ZGBriefs | August 5, 2021

ZGBriefs is for those who want and need to keep up on what is happening in China, but don’t have the time to monitor and track it all. We monitor more than 50 different news sources and curate the most relevant and interesting stories out of China each week. Topics include government, religion, society, economics, education, travel, and language, and books.


Featured Article

Is This the End For China’s American Education Craze? (July 20, 2021, Sixth Tone)
The past year has shaken the foundations of China’s church-like devotion to American higher education, but a full reversal seems unlikely.

Sponsored Link

ChinaSource Quarterly: Student Ministry in China (Summer Issue, 2021)
In this edition of ChinaSource Quarterly, we hear from several writers who have been intimately involved in the campus ministry there. Two of the writers (including myself) are foreigners who have lived in mainland China for many years, partnering with local believers in the campus ministry there. The other three writers are all mainlanders who are key leaders within campus ministry networks there. For security reasons, all the writers have used pseudonyms. I am grateful that these writers have shared their perspectives about the campus ministry that has been happening in mainland China for more than one hundred years. 
(downloadable PDF version available)

If you or your company/organization would like to sponsor a link in ZGBriefs, please contact info@chinasource.org for more information.

Government / Politics / Foreign Affairs

Will Beijing Invade Taiwan? – A ChinaFile Conversation (July 30, 2021, ChinaFile)
What, precisely, are Beijing’s plans for Taiwan? In recent years, there has been no small amount of saber rattling, with aggressive naval drills, aerial incursions, and warnings that force would be used for reunification if necessary. But given the steep domestic and international costs of war, how likely is it that Beijing will attempt to force reunification militarily?

A New Tunnel Is Spotted At A Chinese Nuclear Test Site (July 30, 2021, NPR)
China appears to be expanding its sprawling nuclear weapons testing complex in the nation’s western desert. Satellite imagery shared exclusively with NPR shows a possible new tunnel being dug and fresh roads added at the site, known as Lop Nur, where China has tested its nuclear weapons in the past.

Xi Jinping only wants the most devoted Chinese Communist Party members. His tough membership rules could backfire (July 31, 2021, CNN)
Those who still aspire to join face tighter rules and more requirements once they become members, as the party aims to weed out applicants joining for self-interested reasons, leaving only the most devoted members — like Hu.

What If China Never Reopens? (August 1, 2021, The Wire China) (subscription required)
Keeping the borders closed may make it easier to govern China near-term, but the broader consequences would be tragic and potentially dangerous.


From the Middle East to the Middle Kingdom: The Hui, an Introduction (August 2, 2021, ChinaSource Blog)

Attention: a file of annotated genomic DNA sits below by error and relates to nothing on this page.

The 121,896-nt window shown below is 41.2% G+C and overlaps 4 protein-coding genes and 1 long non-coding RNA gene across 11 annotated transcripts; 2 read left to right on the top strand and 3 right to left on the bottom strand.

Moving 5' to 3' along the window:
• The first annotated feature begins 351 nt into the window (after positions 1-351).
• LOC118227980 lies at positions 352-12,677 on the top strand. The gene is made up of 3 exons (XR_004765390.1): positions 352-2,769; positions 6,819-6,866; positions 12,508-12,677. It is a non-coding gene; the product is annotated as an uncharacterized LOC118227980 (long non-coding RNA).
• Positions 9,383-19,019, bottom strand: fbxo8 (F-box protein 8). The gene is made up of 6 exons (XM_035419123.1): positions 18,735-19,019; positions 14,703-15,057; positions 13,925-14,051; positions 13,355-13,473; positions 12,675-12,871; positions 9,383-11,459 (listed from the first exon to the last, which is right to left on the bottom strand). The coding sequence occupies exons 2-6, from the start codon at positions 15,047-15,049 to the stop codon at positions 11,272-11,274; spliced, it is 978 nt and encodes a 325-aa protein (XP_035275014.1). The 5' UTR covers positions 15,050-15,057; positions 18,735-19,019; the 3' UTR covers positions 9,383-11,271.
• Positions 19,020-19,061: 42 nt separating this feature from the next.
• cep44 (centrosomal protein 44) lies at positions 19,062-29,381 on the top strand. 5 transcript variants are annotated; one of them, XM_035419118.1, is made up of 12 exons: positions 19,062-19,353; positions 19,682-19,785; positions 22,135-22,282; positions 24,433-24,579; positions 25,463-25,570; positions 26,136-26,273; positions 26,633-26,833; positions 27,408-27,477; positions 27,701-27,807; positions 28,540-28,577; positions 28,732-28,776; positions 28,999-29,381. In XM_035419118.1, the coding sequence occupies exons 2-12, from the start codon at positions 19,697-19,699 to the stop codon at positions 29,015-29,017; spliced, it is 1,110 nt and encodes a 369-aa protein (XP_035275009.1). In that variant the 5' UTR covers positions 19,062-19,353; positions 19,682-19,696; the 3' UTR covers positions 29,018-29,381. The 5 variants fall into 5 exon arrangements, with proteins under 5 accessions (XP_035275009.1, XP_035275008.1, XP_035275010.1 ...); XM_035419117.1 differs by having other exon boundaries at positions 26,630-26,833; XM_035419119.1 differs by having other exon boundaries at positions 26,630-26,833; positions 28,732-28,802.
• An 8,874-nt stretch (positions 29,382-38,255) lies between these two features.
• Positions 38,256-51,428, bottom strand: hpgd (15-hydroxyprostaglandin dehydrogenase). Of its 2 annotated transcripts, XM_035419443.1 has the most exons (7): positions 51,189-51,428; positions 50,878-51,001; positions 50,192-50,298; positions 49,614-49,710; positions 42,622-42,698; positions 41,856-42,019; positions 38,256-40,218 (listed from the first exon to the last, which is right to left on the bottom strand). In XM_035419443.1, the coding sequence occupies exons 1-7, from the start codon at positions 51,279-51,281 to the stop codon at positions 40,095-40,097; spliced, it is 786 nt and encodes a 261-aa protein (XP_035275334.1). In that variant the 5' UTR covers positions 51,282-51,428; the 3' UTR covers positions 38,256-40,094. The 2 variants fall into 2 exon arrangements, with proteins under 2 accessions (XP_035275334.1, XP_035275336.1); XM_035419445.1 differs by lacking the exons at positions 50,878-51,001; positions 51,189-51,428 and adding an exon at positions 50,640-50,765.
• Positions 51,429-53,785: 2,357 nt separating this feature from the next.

Who are the Hui Muslims of China? Where did they come from, what are they like, and how are they being reached with the gospel of Jesus Christ? To bring real hope for their eternal future, it helps to learn something of the Hui people’s past.

How Sharing the Gospel in China Impacted My Attitude Toward Evangelism (August 2, 2021, China Partnership Blog)
I arrived in China speaking zero Mandarin, and incredibly inexperienced in sharing my faith. By the end of my three-hour hike with Wang that day, I learned that the Holy Spirit is more than sufficient to cross cultures, break through language barriers, and make up for any inadequacies I felt in my ability to effectively share my faith.

Pray for the People of Henan (August 3, 2021, Chinese Church Voices)
Henan province was hit by torrential rain last month resulting in widespread flooding that resulted in loss of life, dramatic rescues, and extensive damage. As reported in China Christian Daily, Christians in the area responded with pleas for prayer.

I Met Love during the Pandemic (August 4, 2021, ChinaSource Blog)
I spent most of last year sitting in front of a screen in a three-meter-square living space in the basement of a row house near my university in the US. As for most people, it was an exceptionally challenging year for me. I was separated from my parents in China, experienced many significant relational changes, and my research was severely hindered. Yet, painful as it was, what happened last year taught me about the most valuable thing: love.

Society / Life

When a Canadian Swimmer Lit Up Chinese Social Media (July 30, 2021, ChinaSource Blog)
McNeil’s win lit up social media in China, not because she defeated Zhang Yufei but because she was born in China and is ethnically Chinese. She is one of thousands of Chinese girls who were adopted as infants or young children in part because of the stringent one-child policy that went into effect in 1979.

Watching the Watchers (July 30, 2021, Sixth Tone)
For years, Ge Yulu had been constantly aware of the fact he was being watched by the surveillance cameras installed all over Beijing. One day, the young artist decided to turn the tables. He erected a makeshift scaffold next to a camera near his home, clambered on top of it, and sat down directly in front of the bulbous white security device. Then, he started staring.